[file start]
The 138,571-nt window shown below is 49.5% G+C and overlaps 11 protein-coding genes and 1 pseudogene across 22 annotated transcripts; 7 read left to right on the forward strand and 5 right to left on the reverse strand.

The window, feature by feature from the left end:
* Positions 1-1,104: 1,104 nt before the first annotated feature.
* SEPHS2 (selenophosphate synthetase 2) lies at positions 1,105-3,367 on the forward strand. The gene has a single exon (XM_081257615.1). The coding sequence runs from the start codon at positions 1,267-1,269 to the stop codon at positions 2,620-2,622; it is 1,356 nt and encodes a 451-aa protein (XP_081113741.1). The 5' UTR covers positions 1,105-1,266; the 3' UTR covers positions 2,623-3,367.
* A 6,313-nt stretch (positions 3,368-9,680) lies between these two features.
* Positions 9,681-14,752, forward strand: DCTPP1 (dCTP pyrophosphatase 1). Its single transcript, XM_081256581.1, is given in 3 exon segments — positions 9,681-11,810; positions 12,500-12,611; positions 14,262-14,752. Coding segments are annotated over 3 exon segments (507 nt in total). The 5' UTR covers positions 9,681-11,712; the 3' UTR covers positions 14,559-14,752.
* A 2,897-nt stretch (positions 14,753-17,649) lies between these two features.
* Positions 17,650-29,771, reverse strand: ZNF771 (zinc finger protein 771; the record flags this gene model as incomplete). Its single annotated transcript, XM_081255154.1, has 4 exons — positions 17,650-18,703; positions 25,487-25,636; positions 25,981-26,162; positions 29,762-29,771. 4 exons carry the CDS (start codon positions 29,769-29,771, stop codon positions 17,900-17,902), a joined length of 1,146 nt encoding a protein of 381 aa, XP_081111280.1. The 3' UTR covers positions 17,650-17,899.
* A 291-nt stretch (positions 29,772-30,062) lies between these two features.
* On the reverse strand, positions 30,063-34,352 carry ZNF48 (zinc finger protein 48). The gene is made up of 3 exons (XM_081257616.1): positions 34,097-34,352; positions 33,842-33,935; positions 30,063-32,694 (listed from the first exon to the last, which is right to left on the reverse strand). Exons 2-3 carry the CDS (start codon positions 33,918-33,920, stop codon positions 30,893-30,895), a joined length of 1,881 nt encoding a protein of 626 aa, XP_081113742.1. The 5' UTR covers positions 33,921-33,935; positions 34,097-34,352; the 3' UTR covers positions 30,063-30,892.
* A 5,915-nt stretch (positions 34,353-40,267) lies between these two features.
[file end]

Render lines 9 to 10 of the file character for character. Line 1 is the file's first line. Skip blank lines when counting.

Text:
* A 291-nt stretch (positions 29,772-30,062) lies between these two features.
* On the reverse strand, positions 30,063-34,352 carry ZNF48 (zinc finger protein 48). The gene is made up of 3 exons (XM_081257616.1): positions 34,097-34,352; positions 33,842-33,935; positions 30,063-32,694 (listed from the first exon to the last, which is right to left on the reverse strand). Exons 2-3 carry the CDS (start codon positions 33,918-33,920, stop codon positions 30,893-30,895), a joined length of 1,881 nt encoding a protein of 626 aa, XP_081113742.1. The 5' UTR covers positions 33,921-33,935; positions 34,097-34,352; the 3' UTR covers positions 30,063-30,892.